Dodge’s approach to Firefighting

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In the month of August 1949, a wildfire took place at Mann Gulch in Montana, United States. This is a place between the Rocky Mountains and the Great Plains. A team of firefighters was dispatched to control the fire. By the time the team reached there, the fire was raging. They could see the clouds of smoke from a distance. By afternoon, the fire was reaching such levels that it seemed uncontrollable. The firefighters were wishing for a miracle and then the wind picked up speed. Now the fire started moving at a very fast pace towards the firefighters. There seemed to be no way to escape. The fire had turned into an inferno and the gushing wind was only making things worse. Fierce wind was howling and blowing towards the firemen. The team of firefighters, led by Wag Dodge, saw a wall of flame 200 feet tall and 300 feet deep running towards then at 30 miles per hour. They started running away from the inferno. The distance between the men and the fire was collapsing fast.

What should they do? Wag Dodge suddenly realized that there was no way to outrun the blaze. He yelled at his men to stop. It was either the noise of the fire that Dodge’s voice did not reach the men, or that they couldn’t bear the idea of stopping. Dodge took out his match box, lit a match stick and ignited the grass in front of him. Soon, the ground around him had turned into ashes. He lay down on the burned ground and put a wet handkerchief on his mouth, closed his eyes and tried hard to breathe the thin layer of oxygen near the ground.

The fire passed around him without touching him a bit, since there was nothing left to be burnt between Dodge and the wall of fire. Thirteen of the firefighters were killed in this fire and two others survived since they could find a crevice to hide in the rocky hillside.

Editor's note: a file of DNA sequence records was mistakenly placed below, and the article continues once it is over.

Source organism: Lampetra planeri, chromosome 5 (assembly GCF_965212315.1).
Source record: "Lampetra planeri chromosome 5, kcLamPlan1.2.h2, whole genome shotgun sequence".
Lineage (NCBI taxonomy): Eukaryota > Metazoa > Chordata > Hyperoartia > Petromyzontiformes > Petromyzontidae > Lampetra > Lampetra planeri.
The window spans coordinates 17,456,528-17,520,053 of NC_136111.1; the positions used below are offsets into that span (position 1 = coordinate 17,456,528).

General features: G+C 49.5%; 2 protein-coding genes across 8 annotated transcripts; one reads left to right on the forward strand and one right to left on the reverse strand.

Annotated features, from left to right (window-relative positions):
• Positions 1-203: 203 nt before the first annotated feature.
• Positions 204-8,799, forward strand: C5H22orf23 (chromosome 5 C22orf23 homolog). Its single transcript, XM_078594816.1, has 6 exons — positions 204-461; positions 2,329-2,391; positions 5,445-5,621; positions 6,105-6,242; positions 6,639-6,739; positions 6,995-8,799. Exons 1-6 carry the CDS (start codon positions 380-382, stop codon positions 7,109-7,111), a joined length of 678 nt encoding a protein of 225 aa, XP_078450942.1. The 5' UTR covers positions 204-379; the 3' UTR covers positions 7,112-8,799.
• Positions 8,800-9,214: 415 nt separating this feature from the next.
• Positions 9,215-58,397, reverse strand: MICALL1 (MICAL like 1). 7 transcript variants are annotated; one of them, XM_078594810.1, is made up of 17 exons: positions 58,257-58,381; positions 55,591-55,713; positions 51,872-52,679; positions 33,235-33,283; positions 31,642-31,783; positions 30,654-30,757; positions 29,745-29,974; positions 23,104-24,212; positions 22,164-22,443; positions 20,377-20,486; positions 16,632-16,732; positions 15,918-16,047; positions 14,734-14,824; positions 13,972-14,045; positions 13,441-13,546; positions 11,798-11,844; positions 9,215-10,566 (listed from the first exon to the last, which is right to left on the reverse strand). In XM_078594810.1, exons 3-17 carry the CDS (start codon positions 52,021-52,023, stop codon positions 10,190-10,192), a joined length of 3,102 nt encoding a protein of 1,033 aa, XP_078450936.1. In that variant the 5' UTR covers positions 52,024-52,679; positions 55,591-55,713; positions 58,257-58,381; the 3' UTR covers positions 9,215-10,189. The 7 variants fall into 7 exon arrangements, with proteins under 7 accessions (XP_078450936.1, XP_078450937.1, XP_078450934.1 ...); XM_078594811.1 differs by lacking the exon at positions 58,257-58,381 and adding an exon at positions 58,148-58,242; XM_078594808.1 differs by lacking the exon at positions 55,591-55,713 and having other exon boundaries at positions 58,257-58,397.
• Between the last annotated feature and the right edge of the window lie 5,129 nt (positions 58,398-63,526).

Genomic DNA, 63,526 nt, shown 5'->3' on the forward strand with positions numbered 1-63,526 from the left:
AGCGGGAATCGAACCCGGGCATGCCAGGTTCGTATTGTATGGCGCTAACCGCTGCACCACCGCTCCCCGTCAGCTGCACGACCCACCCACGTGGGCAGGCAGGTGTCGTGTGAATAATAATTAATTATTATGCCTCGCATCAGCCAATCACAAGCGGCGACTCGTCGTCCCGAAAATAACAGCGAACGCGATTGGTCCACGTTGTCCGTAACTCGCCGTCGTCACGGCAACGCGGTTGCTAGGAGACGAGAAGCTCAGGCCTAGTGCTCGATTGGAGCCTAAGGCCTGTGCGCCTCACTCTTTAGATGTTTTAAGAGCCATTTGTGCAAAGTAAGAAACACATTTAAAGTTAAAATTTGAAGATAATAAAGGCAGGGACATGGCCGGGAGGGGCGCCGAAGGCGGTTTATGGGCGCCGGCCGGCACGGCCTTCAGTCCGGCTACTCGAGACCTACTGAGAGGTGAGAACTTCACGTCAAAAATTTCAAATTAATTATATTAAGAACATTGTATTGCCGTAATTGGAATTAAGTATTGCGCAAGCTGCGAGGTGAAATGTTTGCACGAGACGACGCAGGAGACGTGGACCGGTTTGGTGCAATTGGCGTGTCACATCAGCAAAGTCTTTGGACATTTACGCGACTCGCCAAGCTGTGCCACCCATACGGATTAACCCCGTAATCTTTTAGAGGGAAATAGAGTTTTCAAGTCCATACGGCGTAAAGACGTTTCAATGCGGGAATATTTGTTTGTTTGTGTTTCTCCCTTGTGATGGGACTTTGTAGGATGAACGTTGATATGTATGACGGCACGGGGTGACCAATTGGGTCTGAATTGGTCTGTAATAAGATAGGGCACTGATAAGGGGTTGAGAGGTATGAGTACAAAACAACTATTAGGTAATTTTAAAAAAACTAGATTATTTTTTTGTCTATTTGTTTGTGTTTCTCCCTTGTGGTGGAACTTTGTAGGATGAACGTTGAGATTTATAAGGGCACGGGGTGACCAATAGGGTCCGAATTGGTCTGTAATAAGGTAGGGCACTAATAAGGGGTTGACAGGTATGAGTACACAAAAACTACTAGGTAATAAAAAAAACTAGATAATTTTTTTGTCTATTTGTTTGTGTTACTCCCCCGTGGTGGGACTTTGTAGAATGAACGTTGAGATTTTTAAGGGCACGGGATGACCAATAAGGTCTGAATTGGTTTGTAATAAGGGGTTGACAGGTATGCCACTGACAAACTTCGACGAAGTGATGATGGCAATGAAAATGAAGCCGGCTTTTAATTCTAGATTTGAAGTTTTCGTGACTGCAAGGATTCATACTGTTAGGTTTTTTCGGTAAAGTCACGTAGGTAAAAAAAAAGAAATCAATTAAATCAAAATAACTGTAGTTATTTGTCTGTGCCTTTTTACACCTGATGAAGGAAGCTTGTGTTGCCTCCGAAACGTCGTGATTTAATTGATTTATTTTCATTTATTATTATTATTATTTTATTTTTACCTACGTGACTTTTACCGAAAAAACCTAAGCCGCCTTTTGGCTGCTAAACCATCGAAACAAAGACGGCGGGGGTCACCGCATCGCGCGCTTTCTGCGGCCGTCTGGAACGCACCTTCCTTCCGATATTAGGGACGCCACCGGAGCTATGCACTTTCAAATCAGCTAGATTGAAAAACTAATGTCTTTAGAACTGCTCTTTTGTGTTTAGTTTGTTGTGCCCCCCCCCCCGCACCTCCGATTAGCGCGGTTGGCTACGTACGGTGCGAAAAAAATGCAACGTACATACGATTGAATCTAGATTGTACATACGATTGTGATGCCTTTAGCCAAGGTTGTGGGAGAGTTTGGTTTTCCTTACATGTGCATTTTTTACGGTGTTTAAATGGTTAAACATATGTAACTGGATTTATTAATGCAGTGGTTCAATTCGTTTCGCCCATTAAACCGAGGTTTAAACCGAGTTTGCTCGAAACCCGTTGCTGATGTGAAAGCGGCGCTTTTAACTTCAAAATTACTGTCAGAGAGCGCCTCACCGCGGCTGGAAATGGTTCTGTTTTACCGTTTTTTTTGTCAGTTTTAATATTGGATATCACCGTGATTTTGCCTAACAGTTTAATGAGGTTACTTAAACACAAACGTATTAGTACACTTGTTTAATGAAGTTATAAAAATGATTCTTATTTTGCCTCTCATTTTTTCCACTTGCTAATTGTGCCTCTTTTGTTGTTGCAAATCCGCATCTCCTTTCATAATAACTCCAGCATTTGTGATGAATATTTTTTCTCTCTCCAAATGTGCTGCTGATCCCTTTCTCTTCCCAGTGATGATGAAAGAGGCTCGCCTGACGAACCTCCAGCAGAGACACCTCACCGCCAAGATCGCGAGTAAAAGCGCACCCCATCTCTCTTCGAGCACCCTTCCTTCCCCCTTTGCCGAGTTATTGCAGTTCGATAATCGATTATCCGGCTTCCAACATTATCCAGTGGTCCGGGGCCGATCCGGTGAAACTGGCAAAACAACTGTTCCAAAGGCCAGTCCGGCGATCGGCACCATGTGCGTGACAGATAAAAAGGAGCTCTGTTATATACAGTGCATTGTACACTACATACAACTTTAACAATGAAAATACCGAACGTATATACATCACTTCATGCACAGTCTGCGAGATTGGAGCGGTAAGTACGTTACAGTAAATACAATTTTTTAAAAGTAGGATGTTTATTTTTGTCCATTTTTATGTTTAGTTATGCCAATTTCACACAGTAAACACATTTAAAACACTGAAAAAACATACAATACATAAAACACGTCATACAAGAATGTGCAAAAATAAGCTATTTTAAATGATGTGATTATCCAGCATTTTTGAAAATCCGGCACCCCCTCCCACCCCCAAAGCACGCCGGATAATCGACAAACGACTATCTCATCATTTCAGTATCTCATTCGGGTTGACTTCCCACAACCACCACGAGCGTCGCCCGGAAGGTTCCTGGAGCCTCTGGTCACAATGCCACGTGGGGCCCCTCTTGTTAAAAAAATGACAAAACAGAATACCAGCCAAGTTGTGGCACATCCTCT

What gave Dodge the idea to start a fire to escape from a fire?

The idea of starting a fire as a protection against fire seems outrageous, but then that was what helped Dodge survive, while his other colleagues succumbed. How did it occur to him? This idea was never discussed earlier, and still he could think of it in the spur of the moment. Was it his intuition?

Well, it was his experience that helped him realize that it was impossible to outrun the fire. It was his experience that he thought of fighting fire with fire. What he did was to clear his surrounding of inflammable material – isn’t that common sense. And still, the entire event looks like Dodge getting some divine intervention.

Dodge’s approach has now become a standard firefighting technique. It is now formally taught to the firefighters.

It is your experience, the insights you draw from various experiences that helps you become better.

However, you cannot live all the events, so you must read the history and every time you read something or come across something, you got to try and relate it to various situations that you have encountered. Ask yourself: “Could you have handled the situation any better? Was there a better way?”

Thinking, contemplating and writing would put us in a situation similar to what Wag Dodge experienced. Even without any formal training about what to do in such a situation, his intuition helped. Learning in normal times helps us get better able to handle the unforeseen and unprecedented situations.

Continue learning, Learn, Learn, Learn and stay blessed forever.